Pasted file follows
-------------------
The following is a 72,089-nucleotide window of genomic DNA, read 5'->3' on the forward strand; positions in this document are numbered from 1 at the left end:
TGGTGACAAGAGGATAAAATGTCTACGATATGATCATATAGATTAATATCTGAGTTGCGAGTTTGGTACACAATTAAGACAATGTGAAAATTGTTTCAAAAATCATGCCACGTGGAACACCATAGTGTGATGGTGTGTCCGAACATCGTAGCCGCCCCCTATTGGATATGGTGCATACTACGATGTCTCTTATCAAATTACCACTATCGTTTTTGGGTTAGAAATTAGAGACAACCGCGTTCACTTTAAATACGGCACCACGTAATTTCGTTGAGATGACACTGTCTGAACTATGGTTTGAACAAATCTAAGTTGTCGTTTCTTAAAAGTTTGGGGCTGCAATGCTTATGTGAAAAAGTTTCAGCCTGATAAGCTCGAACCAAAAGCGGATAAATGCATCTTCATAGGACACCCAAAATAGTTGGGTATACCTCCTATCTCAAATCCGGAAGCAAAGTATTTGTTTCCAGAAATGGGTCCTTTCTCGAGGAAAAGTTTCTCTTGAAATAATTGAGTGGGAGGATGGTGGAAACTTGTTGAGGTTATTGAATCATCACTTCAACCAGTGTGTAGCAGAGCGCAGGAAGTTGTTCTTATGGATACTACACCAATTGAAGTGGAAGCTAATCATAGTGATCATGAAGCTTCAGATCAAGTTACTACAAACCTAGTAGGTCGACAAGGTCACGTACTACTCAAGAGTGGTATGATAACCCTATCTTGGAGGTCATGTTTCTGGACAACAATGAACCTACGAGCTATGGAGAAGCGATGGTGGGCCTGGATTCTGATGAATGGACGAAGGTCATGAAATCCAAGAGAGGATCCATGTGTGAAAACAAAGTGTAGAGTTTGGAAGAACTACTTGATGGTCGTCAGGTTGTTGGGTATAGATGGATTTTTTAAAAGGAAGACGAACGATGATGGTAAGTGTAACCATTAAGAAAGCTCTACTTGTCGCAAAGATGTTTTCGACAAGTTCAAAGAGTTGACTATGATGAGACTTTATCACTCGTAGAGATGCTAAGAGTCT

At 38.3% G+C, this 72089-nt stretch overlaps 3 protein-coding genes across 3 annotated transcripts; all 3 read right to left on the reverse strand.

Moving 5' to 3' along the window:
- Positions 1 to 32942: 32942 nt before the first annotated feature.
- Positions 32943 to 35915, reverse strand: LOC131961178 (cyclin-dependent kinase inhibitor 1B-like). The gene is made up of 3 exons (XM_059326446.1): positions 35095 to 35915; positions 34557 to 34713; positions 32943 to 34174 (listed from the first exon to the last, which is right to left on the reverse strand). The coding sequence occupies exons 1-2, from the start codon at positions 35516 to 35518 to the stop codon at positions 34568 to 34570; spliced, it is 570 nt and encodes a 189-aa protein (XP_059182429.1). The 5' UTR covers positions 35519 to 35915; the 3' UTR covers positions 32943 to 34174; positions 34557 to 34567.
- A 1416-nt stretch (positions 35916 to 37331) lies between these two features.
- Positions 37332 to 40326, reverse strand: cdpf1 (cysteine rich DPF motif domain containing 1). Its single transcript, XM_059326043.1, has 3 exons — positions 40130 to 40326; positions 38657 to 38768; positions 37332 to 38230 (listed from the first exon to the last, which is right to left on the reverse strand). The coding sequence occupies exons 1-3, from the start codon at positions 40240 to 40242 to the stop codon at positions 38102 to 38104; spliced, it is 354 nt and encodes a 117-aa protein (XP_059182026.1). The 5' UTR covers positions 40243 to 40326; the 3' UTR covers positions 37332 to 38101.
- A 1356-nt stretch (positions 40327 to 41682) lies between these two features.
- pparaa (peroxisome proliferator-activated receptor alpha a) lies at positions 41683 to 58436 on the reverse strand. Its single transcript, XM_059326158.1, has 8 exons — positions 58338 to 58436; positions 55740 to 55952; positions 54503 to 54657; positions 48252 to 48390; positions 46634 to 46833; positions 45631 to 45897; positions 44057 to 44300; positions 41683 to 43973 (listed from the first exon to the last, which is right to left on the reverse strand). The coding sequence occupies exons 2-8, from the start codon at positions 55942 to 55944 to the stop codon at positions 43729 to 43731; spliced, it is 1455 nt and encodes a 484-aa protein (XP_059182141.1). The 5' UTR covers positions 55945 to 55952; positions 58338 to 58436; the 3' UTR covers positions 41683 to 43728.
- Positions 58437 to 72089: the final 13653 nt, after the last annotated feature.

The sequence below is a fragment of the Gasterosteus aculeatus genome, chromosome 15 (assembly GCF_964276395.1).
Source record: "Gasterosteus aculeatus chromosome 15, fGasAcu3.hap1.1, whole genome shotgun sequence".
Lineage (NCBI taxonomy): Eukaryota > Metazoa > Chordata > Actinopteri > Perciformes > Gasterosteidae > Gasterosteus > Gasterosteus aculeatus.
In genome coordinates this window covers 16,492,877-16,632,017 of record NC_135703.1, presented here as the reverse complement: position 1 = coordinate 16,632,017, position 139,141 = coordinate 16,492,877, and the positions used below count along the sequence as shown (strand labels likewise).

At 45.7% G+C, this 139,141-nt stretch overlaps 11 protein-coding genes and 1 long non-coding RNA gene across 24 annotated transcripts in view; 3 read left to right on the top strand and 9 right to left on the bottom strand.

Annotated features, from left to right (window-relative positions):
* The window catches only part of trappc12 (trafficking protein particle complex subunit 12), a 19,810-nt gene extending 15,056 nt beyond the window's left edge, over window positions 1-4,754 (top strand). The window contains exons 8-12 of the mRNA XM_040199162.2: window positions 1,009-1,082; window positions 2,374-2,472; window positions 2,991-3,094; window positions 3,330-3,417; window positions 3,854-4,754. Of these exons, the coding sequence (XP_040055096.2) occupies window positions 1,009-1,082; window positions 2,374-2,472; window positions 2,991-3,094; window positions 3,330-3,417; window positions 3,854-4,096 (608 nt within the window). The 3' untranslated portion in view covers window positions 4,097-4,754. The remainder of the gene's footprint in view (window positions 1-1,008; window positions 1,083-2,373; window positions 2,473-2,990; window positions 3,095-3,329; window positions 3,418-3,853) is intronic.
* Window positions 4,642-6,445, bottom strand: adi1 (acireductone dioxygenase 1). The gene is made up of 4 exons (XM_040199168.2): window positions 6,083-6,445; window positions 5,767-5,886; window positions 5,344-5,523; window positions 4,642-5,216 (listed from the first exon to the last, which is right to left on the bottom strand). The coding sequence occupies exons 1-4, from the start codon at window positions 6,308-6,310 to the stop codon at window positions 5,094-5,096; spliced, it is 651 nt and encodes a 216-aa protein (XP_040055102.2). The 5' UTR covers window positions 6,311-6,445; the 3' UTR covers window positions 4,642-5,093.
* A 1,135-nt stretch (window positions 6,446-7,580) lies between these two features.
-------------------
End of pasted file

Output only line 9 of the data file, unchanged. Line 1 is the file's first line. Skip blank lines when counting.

- A 1356-nt stretch (positions 40327 to 41682) lies between these two features.